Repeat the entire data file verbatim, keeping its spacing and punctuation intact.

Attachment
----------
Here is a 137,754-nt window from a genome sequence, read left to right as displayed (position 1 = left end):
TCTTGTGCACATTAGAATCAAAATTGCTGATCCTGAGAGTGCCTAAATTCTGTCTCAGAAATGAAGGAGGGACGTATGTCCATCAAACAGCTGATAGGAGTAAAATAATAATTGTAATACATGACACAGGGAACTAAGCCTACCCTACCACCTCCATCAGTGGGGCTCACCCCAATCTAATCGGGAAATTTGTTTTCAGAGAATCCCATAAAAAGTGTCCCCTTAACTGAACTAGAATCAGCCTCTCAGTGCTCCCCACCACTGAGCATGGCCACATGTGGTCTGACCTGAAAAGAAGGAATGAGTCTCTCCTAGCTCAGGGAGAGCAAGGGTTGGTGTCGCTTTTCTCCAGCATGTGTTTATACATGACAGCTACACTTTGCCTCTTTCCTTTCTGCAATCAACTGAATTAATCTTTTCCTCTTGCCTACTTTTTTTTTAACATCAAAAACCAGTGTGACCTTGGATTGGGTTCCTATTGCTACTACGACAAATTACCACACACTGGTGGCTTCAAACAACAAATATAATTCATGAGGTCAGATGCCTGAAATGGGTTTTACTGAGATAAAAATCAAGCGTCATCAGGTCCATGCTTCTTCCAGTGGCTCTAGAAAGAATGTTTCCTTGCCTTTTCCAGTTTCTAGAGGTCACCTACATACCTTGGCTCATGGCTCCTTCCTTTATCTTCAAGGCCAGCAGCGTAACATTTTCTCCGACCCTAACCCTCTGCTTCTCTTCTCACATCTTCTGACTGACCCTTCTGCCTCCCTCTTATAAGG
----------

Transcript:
Here is a 137,754-nt window from a genome sequence, read left to right as displayed (position 1 = left end):
TCTTGTGCACATTAGAATCAAAATTGCTGATCCTGAGAGTGCCTAAATTCTGTCTCAGAAATGAAGGAGGGACGTATGTCCATCAAACAGCTGATAGGAGTAAAATAATAATTGTAATACATGACACAGGGAACTAAGCCTACCCTACCACCTCCATCAGTGGGGCTCACCCCAATCTAATCGGGAAATTTGTTTTCAGAGAATCCCATAAAAAGTGTCCCCTTAACTGAACTAGAATCAGCCTCTCAGTGCTCCCCACCACTGAGCATGGCCACATGTGGTCTGACCTGAAAAGAAGGAATGAGTCTCTCCTAGCTCAGGGAGAGCAAGGGTTGGTGTCGCTTTTCTCCAGCATGTGTTTATACATGACAGCTACACTTTGCCTCTTTCCTTTCTGCAATCAACTGAATTAATCTTTTCCTCTTGCCTACTTTTTTTTTAACATCAAAAACCAGTGTGACCTTGGATTGGGTTCCTATTGCTACTACGACAAATTACCACACACTGGTGGCTTCAAACAACAAATATAATTCATGAGGTCAGATGCCTGAAATGGGTTTTACTGAGATAAAAATCAAGCGTCATCAGGTCCATGCTTCTTCCAGTGGCTCTAGAAAGAATGTTTCCTTGCCTTTTCCAGTTTCTAGAGGTCACCTACATACCTTGGCTCATGGCTCCTTCCTTTATCTTCAAGGCCAGCAGCGTAACATTTTCTCCGACCCTAACCCTCTGCTTCTCTTCTCACATCTTCTGACTGACCCTTCTGCCTCCCTCTTATAAGG